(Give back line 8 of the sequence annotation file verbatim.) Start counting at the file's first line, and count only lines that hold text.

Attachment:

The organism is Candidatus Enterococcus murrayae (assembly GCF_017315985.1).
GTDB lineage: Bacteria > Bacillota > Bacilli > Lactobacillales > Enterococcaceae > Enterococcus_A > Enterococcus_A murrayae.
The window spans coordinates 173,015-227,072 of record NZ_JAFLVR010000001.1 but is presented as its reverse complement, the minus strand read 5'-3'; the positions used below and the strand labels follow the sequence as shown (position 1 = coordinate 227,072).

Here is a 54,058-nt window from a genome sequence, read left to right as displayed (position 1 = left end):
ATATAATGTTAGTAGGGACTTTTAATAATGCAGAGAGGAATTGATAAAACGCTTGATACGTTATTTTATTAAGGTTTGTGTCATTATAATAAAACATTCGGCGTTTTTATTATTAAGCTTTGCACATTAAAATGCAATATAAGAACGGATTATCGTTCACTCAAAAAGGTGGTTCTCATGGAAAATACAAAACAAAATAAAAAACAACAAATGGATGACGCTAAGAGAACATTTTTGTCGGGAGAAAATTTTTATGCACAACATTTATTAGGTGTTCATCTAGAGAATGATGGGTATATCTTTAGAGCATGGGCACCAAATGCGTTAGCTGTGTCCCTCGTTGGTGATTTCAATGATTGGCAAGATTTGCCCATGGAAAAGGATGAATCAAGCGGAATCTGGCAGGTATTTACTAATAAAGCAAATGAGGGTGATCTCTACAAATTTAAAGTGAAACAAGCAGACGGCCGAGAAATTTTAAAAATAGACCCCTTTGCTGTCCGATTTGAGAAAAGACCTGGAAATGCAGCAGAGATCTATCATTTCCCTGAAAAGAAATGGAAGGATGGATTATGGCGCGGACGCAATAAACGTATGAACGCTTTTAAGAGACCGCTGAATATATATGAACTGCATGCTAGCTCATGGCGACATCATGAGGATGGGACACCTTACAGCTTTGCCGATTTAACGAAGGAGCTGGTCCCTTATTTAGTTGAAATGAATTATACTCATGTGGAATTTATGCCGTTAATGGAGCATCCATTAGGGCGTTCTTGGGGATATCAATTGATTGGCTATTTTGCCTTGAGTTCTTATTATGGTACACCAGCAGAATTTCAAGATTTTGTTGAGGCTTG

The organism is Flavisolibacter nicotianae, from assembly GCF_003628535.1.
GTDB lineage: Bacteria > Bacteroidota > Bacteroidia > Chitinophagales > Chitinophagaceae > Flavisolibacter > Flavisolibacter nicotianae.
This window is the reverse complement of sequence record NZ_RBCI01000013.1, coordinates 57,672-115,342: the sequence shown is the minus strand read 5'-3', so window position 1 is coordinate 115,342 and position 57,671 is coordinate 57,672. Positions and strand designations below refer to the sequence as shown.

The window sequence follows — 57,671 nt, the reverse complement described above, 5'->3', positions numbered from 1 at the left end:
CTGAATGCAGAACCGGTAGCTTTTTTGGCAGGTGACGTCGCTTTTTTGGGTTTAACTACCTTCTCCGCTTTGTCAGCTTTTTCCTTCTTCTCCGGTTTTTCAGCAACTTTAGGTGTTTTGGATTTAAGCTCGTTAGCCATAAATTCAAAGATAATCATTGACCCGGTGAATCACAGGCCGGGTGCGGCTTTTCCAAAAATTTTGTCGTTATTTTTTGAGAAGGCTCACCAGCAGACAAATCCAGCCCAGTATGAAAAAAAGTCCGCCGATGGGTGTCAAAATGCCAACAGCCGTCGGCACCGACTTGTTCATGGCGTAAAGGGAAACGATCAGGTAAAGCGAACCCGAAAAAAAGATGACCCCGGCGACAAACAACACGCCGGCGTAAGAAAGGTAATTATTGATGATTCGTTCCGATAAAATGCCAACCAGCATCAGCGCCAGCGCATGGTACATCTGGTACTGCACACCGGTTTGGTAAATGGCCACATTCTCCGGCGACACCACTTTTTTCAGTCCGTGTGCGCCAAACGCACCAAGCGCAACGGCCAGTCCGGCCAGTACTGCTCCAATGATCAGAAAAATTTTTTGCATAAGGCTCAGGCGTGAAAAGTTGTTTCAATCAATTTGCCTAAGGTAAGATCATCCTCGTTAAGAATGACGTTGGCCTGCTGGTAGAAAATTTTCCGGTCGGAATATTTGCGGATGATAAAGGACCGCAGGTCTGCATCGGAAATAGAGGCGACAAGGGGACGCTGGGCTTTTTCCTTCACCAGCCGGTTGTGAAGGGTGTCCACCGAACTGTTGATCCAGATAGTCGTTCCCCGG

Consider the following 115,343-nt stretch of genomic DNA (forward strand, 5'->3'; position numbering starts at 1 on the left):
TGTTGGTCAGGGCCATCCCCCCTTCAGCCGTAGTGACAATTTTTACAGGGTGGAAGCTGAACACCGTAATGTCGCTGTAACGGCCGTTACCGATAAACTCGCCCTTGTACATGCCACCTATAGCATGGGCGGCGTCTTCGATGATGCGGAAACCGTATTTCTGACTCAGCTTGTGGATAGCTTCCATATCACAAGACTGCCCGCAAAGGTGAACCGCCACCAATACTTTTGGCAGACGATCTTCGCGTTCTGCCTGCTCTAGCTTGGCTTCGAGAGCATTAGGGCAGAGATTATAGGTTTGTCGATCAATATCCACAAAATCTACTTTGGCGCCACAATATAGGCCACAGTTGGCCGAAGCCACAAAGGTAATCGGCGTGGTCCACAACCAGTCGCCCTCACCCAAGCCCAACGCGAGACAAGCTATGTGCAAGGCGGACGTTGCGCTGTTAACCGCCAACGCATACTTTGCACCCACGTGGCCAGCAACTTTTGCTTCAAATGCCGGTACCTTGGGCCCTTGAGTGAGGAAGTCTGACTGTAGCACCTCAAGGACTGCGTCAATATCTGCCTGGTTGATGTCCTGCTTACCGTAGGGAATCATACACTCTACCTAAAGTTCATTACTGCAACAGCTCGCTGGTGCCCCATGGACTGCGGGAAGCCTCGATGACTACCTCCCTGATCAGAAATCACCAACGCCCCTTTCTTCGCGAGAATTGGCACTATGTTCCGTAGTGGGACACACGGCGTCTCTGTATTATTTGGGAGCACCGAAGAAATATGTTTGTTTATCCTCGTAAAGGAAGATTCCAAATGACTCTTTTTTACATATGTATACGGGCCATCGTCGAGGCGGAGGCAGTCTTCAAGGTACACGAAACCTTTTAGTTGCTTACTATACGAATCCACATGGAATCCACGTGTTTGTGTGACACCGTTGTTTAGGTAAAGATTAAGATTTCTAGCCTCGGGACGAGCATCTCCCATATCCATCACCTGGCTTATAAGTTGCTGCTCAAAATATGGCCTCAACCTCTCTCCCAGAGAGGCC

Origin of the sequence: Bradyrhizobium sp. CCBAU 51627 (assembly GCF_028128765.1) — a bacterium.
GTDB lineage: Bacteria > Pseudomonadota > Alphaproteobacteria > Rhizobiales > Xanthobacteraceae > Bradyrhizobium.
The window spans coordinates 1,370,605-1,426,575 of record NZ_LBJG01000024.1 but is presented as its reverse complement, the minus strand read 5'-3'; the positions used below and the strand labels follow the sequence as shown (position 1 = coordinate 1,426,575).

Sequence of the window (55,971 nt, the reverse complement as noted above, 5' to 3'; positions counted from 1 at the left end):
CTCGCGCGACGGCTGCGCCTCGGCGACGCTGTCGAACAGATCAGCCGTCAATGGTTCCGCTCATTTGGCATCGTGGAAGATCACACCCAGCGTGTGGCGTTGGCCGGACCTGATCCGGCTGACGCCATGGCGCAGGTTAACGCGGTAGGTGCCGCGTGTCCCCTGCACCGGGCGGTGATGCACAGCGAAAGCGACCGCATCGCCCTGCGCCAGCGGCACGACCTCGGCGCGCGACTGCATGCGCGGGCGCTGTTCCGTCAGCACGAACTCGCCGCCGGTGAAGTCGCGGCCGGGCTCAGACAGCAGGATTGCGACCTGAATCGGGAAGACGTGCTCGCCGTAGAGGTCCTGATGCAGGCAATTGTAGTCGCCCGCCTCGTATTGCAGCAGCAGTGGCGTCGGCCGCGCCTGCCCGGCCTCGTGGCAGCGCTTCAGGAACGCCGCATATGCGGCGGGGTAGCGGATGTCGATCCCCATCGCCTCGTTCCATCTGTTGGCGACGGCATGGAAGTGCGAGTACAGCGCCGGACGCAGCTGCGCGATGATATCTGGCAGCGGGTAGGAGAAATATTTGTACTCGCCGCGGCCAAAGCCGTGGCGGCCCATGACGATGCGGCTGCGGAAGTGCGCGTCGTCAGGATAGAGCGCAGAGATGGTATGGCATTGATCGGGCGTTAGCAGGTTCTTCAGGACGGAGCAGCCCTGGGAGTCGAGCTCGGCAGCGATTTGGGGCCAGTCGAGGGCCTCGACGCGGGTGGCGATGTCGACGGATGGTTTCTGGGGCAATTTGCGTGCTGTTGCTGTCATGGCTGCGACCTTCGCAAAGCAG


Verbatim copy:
This window is the reverse complement of sequence record NZ_RBCI01000013.1, coordinates 57,672-115,342: the sequence shown is the minus strand read 5'-3', so window position 1 is coordinate 115,342 and position 57,671 is coordinate 57,672. Positions and strand designations below refer to the sequence as shown.